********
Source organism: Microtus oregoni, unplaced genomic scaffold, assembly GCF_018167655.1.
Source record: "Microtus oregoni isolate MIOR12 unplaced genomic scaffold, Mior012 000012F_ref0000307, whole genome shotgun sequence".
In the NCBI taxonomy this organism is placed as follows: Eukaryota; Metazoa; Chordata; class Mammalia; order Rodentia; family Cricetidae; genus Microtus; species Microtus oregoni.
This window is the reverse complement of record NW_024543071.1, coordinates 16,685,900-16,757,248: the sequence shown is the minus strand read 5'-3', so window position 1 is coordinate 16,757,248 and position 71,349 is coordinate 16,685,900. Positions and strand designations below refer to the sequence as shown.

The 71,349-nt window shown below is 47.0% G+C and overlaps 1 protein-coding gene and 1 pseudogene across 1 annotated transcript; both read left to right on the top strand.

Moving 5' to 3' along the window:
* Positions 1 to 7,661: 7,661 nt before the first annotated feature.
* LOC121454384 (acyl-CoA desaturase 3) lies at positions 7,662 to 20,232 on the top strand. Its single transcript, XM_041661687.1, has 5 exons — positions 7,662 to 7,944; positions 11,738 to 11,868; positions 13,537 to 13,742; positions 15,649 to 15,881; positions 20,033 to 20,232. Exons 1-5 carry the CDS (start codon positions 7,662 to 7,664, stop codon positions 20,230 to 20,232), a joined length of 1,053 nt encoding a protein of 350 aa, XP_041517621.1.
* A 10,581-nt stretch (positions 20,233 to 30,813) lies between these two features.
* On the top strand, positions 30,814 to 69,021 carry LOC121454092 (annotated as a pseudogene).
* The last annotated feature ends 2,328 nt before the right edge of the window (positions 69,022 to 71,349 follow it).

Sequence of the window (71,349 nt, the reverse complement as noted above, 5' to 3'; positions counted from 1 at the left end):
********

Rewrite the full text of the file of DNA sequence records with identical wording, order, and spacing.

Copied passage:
Source organism: Microtus oregoni, unplaced genomic scaffold, assembly GCF_018167655.1.
Source record: "Microtus oregoni isolate MIOR12 unplaced genomic scaffold, Mior012 000012F_ref0000307, whole genome shotgun sequence".
In the NCBI taxonomy this organism is placed as follows: Eukaryota; Metazoa; Chordata; class Mammalia; order Rodentia; family Cricetidae; genus Microtus; species Microtus oregoni.
This window is the reverse complement of record NW_024543071.1, coordinates 16,685,900-16,757,248: the sequence shown is the minus strand read 5'-3', so window position 1 is coordinate 16,757,248 and position 71,349 is coordinate 16,685,900. Positions and strand designations below refer to the sequence as shown.

The 71,349-nt window shown below is 47.0% G+C and overlaps 1 protein-coding gene and 1 pseudogene across 1 annotated transcript; both read left to right on the top strand.

Moving 5' to 3' along the window:
* Positions 1 to 7,661: 7,661 nt before the first annotated feature.
* LOC121454384 (acyl-CoA desaturase 3) lies at positions 7,662 to 20,232 on the top strand. Its single transcript, XM_041661687.1, has 5 exons — positions 7,662 to 7,944; positions 11,738 to 11,868; positions 13,537 to 13,742; positions 15,649 to 15,881; positions 20,033 to 20,232. Exons 1-5 carry the CDS (start codon positions 7,662 to 7,664, stop codon positions 20,230 to 20,232), a joined length of 1,053 nt encoding a protein of 350 aa, XP_041517621.1.
* A 10,581-nt stretch (positions 20,233 to 30,813) lies between these two features.
* On the top strand, positions 30,814 to 69,021 carry LOC121454092 (annotated as a pseudogene).
* The last annotated feature ends 2,328 nt before the right edge of the window (positions 69,022 to 71,349 follow it).

Sequence of the window (71,349 nt, the reverse complement as noted above, 5' to 3'; positions counted from 1 at the left end):